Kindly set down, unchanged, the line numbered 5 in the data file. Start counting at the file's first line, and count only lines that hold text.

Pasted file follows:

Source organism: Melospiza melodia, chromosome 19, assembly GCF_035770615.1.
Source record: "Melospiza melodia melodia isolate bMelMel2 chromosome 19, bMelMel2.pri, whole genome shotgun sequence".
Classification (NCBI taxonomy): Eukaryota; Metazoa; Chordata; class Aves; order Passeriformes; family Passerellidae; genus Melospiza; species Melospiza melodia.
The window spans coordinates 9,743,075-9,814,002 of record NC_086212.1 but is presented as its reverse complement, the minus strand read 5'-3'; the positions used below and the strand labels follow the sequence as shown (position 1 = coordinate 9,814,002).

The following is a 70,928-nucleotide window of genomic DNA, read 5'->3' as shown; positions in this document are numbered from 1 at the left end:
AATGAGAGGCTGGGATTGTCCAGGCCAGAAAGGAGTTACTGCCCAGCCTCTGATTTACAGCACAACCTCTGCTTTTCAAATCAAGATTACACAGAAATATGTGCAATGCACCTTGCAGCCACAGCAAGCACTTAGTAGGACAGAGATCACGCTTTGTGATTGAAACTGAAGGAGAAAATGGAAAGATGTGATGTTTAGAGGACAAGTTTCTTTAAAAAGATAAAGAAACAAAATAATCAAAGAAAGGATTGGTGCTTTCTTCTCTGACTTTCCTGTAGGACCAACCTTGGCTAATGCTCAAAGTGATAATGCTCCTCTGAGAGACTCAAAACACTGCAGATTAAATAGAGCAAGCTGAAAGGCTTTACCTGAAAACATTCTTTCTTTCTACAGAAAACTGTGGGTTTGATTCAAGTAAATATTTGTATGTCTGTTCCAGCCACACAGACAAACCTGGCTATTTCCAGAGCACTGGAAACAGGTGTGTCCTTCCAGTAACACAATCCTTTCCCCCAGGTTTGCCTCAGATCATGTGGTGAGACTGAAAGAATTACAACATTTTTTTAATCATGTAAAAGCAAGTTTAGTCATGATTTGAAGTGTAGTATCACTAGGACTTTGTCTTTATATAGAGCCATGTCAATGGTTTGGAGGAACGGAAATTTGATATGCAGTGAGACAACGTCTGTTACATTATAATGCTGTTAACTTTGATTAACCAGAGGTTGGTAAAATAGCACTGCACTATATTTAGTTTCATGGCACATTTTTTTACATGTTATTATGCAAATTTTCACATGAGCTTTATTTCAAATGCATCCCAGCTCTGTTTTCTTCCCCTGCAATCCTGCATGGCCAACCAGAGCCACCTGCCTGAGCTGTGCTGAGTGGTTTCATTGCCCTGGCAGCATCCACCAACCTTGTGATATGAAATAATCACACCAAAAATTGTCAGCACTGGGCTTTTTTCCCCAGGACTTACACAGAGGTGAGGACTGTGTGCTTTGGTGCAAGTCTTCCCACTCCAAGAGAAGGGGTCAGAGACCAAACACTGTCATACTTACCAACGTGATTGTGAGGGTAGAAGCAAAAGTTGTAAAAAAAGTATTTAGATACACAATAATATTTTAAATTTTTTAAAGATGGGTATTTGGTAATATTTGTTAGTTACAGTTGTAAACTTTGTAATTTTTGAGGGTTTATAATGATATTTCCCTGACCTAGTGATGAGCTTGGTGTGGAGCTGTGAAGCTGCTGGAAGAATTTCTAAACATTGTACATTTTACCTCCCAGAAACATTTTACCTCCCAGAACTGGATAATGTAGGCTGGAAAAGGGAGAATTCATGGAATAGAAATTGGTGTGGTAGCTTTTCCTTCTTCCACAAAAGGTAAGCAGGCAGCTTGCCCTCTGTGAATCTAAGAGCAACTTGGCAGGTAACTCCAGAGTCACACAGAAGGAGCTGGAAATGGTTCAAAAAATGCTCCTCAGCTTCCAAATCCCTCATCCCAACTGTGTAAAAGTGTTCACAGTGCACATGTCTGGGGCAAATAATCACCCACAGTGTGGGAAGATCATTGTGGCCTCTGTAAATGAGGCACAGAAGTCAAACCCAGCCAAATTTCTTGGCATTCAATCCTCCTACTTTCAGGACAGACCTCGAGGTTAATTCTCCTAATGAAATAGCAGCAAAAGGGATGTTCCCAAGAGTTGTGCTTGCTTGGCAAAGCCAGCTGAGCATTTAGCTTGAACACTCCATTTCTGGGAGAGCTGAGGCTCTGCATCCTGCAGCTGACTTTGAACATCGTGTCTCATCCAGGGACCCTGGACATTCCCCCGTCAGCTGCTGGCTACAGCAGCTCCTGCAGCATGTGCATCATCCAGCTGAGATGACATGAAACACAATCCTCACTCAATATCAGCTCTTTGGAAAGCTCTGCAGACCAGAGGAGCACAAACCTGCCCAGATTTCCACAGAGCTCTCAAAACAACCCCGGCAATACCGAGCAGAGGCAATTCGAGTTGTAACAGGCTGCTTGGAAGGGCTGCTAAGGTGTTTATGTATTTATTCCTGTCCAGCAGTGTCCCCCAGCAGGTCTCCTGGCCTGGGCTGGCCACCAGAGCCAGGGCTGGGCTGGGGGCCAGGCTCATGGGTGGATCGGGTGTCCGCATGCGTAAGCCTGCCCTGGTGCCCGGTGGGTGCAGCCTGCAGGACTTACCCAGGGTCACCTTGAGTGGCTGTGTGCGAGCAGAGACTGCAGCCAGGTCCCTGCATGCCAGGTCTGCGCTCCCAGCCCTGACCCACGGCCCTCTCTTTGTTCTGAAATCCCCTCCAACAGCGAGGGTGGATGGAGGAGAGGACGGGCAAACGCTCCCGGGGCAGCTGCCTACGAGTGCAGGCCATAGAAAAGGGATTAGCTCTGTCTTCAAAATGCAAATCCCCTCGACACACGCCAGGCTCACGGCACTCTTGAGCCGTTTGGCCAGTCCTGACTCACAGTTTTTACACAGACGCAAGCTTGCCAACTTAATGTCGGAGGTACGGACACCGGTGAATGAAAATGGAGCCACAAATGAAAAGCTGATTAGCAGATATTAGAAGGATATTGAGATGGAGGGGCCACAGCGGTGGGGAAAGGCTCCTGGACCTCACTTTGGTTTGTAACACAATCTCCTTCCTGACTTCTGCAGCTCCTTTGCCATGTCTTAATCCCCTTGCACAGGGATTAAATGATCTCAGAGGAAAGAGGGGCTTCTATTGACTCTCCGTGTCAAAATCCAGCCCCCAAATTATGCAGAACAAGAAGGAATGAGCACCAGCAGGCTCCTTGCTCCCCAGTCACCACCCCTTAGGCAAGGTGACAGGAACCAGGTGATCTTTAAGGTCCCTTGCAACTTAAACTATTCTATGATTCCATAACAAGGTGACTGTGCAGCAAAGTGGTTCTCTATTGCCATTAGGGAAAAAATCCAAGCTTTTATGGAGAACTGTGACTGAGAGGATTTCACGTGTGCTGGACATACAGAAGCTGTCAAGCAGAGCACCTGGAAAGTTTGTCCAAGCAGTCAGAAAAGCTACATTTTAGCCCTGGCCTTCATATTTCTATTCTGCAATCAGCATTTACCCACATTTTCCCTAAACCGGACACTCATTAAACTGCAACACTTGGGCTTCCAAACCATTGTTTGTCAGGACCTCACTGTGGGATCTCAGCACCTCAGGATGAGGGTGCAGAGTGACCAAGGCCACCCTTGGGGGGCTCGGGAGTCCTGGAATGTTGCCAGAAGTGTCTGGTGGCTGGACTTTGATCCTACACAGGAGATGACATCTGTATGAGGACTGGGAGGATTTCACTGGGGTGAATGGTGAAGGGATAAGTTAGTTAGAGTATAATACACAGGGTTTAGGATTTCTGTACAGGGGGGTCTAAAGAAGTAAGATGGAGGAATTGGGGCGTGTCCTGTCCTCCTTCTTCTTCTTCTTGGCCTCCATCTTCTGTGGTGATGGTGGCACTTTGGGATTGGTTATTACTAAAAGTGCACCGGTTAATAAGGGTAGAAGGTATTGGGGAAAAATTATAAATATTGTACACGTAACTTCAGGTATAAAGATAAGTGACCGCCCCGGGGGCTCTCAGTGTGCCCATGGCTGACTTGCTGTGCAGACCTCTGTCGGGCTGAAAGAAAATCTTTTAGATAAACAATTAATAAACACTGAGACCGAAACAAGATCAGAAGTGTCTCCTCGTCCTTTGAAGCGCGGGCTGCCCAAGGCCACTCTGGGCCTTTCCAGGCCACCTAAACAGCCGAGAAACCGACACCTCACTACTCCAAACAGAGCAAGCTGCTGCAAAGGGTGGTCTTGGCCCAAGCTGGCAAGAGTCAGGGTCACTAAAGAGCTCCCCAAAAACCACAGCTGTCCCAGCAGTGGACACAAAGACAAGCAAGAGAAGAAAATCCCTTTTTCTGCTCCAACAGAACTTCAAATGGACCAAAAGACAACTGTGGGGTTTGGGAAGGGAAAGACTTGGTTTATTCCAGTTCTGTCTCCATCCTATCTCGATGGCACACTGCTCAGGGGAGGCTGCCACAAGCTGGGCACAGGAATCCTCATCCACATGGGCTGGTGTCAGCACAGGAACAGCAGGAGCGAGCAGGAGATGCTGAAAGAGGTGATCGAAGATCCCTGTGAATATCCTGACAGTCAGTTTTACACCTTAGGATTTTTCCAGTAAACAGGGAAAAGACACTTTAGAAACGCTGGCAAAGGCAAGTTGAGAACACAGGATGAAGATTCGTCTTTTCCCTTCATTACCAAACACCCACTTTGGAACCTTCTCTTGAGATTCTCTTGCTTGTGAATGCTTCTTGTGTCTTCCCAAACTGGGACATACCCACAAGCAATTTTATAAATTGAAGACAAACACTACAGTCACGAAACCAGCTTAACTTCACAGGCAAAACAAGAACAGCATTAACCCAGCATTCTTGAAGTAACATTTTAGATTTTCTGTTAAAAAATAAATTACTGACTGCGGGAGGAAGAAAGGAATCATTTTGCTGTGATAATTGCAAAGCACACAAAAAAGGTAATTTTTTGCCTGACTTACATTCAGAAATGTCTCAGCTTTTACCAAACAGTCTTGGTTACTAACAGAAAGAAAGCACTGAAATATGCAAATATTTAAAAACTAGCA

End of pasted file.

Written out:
The following is a 70,928-nucleotide window of genomic DNA, read 5'->3' as shown; positions in this document are numbered from 1 at the left end: